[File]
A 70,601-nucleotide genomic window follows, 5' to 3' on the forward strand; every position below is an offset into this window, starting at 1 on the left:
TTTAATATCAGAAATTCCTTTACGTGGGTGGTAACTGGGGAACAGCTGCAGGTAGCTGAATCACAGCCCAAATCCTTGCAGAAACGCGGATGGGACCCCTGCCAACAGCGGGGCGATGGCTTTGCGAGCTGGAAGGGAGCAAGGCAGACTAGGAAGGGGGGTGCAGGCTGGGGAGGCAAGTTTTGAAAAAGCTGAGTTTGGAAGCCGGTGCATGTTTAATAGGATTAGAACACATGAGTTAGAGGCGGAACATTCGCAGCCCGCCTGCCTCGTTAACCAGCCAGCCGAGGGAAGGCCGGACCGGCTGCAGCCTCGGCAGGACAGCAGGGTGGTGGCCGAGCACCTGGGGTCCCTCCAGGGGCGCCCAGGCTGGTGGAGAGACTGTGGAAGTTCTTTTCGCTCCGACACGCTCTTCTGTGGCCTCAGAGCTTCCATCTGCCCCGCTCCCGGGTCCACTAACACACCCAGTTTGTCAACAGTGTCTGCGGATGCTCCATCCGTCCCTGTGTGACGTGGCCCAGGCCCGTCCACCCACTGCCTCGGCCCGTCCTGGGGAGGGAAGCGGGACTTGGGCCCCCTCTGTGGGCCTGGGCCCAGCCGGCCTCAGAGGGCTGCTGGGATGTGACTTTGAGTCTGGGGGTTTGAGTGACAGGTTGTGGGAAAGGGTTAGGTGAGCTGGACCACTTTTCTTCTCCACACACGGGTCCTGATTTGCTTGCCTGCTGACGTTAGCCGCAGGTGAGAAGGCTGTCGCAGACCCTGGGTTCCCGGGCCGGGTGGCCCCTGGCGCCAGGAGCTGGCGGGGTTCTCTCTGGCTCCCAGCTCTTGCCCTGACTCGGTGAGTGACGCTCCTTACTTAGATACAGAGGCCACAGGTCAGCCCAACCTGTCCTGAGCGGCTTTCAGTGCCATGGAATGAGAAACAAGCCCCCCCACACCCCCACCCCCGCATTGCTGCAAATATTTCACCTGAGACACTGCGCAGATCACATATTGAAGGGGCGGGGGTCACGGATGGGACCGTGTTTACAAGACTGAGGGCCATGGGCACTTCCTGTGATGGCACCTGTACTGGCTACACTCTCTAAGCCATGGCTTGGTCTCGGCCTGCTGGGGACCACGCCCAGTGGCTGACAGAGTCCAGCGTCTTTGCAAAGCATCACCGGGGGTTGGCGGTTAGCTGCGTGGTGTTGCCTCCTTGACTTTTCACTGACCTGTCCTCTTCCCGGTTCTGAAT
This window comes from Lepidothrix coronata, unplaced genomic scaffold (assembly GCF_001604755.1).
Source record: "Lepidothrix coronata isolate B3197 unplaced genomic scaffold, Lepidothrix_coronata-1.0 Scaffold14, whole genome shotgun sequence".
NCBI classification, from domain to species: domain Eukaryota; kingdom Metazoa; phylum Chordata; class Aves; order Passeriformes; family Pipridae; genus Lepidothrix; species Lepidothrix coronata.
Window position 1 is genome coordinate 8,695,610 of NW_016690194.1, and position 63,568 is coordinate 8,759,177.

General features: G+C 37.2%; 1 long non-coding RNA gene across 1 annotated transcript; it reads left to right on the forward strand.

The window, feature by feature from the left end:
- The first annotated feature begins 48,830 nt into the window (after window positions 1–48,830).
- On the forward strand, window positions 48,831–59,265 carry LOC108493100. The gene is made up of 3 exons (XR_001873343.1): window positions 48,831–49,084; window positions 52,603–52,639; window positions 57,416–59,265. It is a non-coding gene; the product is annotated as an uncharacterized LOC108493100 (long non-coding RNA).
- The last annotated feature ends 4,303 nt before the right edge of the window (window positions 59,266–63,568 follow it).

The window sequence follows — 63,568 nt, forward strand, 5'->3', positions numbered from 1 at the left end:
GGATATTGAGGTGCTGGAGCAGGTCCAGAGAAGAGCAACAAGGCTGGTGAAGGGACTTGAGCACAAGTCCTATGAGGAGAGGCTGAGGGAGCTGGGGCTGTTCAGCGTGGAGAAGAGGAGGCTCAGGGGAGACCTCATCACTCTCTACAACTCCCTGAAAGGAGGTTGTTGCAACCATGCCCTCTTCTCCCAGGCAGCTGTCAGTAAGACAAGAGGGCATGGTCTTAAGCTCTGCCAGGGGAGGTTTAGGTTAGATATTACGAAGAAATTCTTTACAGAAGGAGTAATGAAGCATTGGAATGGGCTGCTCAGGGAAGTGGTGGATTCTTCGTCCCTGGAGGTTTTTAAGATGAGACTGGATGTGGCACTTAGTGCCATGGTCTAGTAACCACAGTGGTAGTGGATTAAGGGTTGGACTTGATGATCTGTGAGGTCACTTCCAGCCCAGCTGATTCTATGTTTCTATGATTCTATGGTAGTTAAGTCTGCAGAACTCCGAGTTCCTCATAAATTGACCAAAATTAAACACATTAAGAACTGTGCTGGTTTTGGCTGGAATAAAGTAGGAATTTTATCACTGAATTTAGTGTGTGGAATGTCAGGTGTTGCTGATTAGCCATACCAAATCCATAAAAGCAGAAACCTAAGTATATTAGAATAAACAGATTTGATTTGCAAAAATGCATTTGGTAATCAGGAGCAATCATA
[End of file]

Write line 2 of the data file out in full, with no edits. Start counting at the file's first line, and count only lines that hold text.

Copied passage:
TTTAATATCAGAAATTCCTTTACGTGGGTGGTAACTGGGGAACAGCTGCAGGTAGCTGAATCACAGCCCAAATCCTTGCAGAAACGCGGATGGGACCCCTGCCAACAGCGGGGCGATGGCTTTGCGAGCTGGAAGGGAGCAAGGCAGACTAGGAAGGGGGGTGCAGGCTGGGGAGGCAAGTTTTGAAAAAGCTGAGTTTGGAAGCCGGTGCATGTTTAATAGGATTAGAACACATGAGTTAGAGGCGGAACATTCGCAGCCCGCCTGCCTCGTTAACCAGCCAGCCGAGGGAAGGCCGGACCGGCTGCAGCCTCGGCAGGACAGCAGGGTGGTGGCCGAGCACCTGGGGTCCCTCCAGGGGCGCCCAGGCTGGTGGAGAGACTGTGGAAGTTCTTTTCGCTCCGACACGCTCTTCTGTGGCCTCAGAGCTTCCATCTGCCCCGCTCCCGGGTCCACTAACACACCCAGTTTGTCAACAGTGTCTGCGGATGCTCCATCCGTCCCTGTGTGACGTGGCCCAGGCCCGTCCACCCACTGCCTCGGCCCGTCCTGGGGAGGGAAGCGGGACTTGGGCCCCCTCTGTGGGCCTGGGCCCAGCCGGCCTCAGAGGGCTGCTGGGATGTGACTTTGAGTCTGGGGGTTTGAGTGACAGGTTGTGGGAAAGGGTTAGGTGAGCTGGACCACTTTTCTTCTCCACACACGGGTCCTGATTTGCTTGCCTGCTGACGTTAGCCGCAGGTGAGAAGGCTGTCGCAGACCCTGGGTTCCCGGGCCGGGTGGCCCCTGGCGCCAGGAGCTGGCGGGGTTCTCTCTGGCTCCCAGCTCTTGCCCTGACTCGGTGAGTGACGCTCCTTACTTAGATACAGAGGCCACAGGTCAGCCCAACCTGTCCTGAGCGGCTTTCAGTGCCATGGAATGAGAAACAAGCCCCCCCACACCCCCACCCCCGCATTGCTGCAAATATTTCACCTGAGACACTGCGCAGATCACATATTGAAGGGGCGGGGGTCACGGATGGGACCGTGTTTACAAGACTGAGGGCCATGGGCACTTCCTGTGATGGCACCTGTACTGGCTACACTCTCTAAGCCATGGCTTGGTCTCGGCCTGCTGGGGACCACGCCCAGTGGCTGACAGAGTCCAGCGTCTTTGCAAAGCATCACCGGGGGTTGGCGGTTAGCTGCGTGGTGTTGCCTCCTTGACTTTTCACTGACCTGTCCTCTTCCCGGTTCTGAAT